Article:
“We are unique among our peers in our ability to capitalize on opportunities that are insulated from the low global uranium market prices, including new sources of alternate feed materials and fee processing arrangements, the potential for fee-based land cleanup work, the potential for copper recovery from our Canyon Mine, and vanadium recovery at our White Mesa Mill (the “Mill”). Perhaps most importantly, we are a co-petitioner on a Section 232 Petition with the federal government that has the potential to provide important support for the U.S. uranium mining industry.
“All of these opportunities are exciting because they allow us to preserve our substantial uranium production capabilities, minimize shareholder dilution, and provide us with unsurpassed optionality to increase uranium production as prices rise.
“I am particularly excited right now about our current vanadium opportunities, including the short-term potential to recover vanadium that is dissolved in pond water at the Mill, which we are currently evaluating. Vanadium prices have risen by more than 400% over the past 24 months to about $15 per pound V2O5. The Mill has a long history of conventional vanadium recovery, most recently producing 1.5 million pounds of vanadium in 2013. During its 38-year operating history, the Mill has actually produced over 45 million pounds of vanadium – or over $500 million of vanadium at today’s prices. The Company is also reviewing the economics of processing certain previously mined uranium/vanadium stockpiles in the vicinity of the Mill. Finally, in light of the potential for supportive trade remedies, we are evaluating the re-initiation of conventional uranium/vanadium production from certain mines. We have a number of mines in Utah and Colorado that contain large quantities of uranium and vanadium resources, including the Whirlwind Mine and the La Sal Complex where we recently received government approvals for an expansion.”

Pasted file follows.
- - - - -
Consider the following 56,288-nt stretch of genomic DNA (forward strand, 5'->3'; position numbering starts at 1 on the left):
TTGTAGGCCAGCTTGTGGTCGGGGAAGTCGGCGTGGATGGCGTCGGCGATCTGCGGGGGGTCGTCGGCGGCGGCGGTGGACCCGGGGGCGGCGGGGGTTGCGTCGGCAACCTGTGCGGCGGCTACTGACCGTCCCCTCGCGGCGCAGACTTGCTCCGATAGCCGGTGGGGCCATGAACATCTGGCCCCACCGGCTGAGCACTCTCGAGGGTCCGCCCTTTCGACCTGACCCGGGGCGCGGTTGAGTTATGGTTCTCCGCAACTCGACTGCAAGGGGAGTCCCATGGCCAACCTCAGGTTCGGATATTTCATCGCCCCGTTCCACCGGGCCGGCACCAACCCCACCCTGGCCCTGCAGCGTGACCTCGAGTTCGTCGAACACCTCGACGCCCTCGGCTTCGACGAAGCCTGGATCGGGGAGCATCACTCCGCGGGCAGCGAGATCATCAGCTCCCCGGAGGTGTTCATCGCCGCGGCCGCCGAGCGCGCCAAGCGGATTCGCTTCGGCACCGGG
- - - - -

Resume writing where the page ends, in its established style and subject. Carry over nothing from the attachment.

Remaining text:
On January 16, 2018, the Company and Ur-Energy (the “Petitioners”) announced that they had jointly filed a Petition (the “Petition”) for Relief with the U.S. Department of Commerce (“DOC”) under Section 232 of the Trade Expansion Act of 1962 (as amended) from Imports of Uranium Products that Threaten National Security. The petition describes how uranium and nuclear fuel from state-owned and state-subsidized enterprises in Russia, Kazakhstan, Uzbekistan, and China potentially represent a threat to U.S. national security. The Petition seeks remedies which will set a quota to limit imports of uranium into the U.S., effectively reserving 25% of the U.S. nuclear market for U.S. uranium production. Additionally, the Petition suggests implementation of a requirement for U.S. federal utilities and agencies to buy U.S. uranium in accordance with the President’s Buy American Policy. The remedies proposed by the Petitioners are expected to strengthen the U.S. uranium mining industry, bolster national defense, and improve supply diversification for U.S. utilities and their customers.